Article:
Adriana Alexander is anticipating graduation summa cum laude in June 2016 with a Bachelor of Science in Cellular and Molecular Biology and a minor in Chemistry. After completion of her undergraduate degrees, Adriana is interested in pursuing a doctoral program in biomedicine with a focus in reproductive, developmental, and regenerative biology. Adriana is predominately interested in medical research involving developmental genetics, gene regulation, and human disease. Specifically, Adriana is fascinated by genetic and environmental mechanisms of germline development, reproductive and regenerative medicine, molecular morphogenesis, embryonic development, and neural tube defects.
Adriana’s dedication to scientific research is exemplified by her work at Southern Oregon University’s Biotechnology Center, University of Oregon, and the National Fish and Wildlife Forensic Laboratory (NFWFL). At SOU, Adriana’s research project titled “Geographic variation in chloroplast DNA in the California red fir-noble fir species complex” was presented as a poster at the Southern Oregon Arts and Research Conference in May 2014 under the direction of Dr. Oline.
Also, Adriana participated in an internship in the Bowerman Lab at the University of Oregon sponsored by the National Science Foundation Research Experience for Undergraduates Program. Here, Adriana screened for temperature-sensitive, embryonic-lethal mutations affecting the nematode, C. elegans. Adriana presented a poster of her work at the Annual Biomedical Research Conference for Minority Students (ABRCMS) in San Antonio, Texas and won an award in the Cell Biology discipline.
Lastly, Adriana’s current work at the NFWFL entails estimating gene flow among populations over varying distances to characterize population structure and to test the potential of Y chromosome genotyping to resolve the geographic origin of black bears at regional and population levels.
Furthermore, Adriana is a first generation, low-income minority student who understands the importance of serving the community. Adriana is proud to be a Diversity Scholar and as part of that program to have completed 100 hours of community service volunteering at Asante Ashland Community Hospital and coaching a high school water polo team. Adriana’s undergraduate education has been supported by the National Institutes of Health Undergraduate Scholarship Program Award, Sherm & Wanda Olsrud Endowed Scholarship, Ralph and Mary Herbold Scholarship, Robert R. Robinson Memorial Biology Scholarship, Soroptimist International of Ashland Grant-in-Aid/Scholarship, AAUW, Medford Branch Scholarship, Great Lakes Scholarship for STEM Majors (2012-2013, 2014-2015), California State University, Northridge (CSUN) University Scholarship, First Generation Scholarship from CSUN Alumni Association, Honors at Entrance Scholarship from CSUN, and Emblem Club at the Elk’s Lodge Academic Excellence Achievement Award. Adriana is also a member of the National Society of Collegiate Scholars, the Oregon Academy of Science, and Omicron Delta Kappa.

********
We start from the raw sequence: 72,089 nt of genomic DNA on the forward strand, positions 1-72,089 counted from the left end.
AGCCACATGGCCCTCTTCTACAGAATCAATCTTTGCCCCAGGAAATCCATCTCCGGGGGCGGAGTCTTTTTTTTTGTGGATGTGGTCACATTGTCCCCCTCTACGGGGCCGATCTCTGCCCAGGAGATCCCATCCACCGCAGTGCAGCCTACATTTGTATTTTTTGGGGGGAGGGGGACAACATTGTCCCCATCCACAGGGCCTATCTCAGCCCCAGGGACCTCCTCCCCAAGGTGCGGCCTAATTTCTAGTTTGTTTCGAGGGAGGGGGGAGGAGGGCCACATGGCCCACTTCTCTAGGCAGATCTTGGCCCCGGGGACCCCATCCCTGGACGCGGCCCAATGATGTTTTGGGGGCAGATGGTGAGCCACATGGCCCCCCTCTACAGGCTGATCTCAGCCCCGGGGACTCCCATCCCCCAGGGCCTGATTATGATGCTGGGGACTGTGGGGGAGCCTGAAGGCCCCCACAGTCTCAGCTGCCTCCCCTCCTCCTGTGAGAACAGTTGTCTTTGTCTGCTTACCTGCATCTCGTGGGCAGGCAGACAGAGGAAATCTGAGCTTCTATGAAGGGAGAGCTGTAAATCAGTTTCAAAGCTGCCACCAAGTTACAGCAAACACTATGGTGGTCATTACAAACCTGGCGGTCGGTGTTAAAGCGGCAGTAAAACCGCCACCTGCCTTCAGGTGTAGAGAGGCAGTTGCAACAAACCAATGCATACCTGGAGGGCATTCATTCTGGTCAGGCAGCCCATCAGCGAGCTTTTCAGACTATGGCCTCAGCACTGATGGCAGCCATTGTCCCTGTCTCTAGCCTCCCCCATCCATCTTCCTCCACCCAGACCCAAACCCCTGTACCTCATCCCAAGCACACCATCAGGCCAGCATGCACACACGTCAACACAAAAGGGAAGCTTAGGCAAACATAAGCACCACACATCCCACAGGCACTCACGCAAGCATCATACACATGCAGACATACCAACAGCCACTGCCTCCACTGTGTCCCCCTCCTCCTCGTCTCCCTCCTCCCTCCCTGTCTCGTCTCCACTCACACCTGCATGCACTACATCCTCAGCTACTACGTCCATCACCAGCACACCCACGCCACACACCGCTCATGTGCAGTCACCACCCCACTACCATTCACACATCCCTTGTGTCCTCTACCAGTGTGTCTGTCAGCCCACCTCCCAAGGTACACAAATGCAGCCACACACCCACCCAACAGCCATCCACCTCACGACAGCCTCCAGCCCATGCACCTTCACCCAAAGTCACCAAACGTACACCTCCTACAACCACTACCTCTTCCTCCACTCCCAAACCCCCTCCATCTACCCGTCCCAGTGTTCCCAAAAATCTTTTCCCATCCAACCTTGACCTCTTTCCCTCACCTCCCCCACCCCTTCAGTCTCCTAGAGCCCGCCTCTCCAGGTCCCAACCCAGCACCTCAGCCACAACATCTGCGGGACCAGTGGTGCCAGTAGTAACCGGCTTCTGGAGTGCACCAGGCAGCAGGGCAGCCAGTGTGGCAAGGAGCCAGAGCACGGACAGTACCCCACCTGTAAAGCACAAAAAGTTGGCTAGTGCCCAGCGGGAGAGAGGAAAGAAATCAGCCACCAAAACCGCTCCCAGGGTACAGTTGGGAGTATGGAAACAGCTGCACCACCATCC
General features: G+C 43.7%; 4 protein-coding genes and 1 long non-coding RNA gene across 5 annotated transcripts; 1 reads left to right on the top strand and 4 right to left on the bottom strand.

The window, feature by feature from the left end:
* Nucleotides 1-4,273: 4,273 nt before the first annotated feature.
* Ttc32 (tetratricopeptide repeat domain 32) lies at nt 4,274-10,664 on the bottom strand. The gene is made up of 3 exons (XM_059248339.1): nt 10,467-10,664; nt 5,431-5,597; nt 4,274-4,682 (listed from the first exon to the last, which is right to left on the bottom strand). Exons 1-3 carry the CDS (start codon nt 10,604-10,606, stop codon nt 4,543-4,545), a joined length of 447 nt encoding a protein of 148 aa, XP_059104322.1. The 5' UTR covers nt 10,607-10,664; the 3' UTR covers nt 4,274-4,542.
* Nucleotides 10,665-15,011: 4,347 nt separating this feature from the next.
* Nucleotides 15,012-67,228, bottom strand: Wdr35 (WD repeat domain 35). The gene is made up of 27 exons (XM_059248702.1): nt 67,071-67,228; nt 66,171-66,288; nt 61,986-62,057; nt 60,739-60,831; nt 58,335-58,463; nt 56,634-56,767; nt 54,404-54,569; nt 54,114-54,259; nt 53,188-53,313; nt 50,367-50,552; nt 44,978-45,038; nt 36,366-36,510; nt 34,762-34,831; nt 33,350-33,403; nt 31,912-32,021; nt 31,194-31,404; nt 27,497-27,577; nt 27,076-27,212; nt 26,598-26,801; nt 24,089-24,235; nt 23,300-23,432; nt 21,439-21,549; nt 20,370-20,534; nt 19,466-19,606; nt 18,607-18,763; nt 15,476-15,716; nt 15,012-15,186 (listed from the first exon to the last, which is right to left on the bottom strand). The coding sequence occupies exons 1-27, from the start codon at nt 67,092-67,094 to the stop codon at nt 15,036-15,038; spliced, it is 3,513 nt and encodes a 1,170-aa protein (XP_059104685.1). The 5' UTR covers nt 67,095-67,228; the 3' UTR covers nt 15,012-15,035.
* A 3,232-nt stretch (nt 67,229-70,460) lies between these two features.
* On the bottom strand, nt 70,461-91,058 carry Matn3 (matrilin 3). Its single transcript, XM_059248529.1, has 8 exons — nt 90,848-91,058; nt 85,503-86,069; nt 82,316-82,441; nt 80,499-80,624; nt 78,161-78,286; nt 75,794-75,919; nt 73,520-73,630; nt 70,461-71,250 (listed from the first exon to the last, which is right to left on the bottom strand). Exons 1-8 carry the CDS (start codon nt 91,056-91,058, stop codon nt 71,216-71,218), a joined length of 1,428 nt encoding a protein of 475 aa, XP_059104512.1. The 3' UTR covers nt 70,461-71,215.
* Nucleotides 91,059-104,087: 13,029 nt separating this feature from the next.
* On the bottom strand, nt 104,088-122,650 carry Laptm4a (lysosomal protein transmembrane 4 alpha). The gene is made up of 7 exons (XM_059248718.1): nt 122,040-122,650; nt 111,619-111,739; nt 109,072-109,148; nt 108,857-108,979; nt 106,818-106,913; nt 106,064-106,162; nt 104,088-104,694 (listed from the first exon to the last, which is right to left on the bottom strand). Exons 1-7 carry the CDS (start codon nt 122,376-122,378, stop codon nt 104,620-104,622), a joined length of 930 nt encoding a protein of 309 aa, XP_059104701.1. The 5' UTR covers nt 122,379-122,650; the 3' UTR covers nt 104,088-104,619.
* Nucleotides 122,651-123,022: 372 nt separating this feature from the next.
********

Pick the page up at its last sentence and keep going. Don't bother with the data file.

Adriana’s passion for serving others, in addition to conducting research, fuels her motivation for earning a doctoral degree. Upon completion of a doctoral program, Adriana hopes to apply her post-baccalaureate education in service of others as a medical scientist in reproductive and developmental biology.
Mentor: Dr. David Oline, Associate Professor of Biology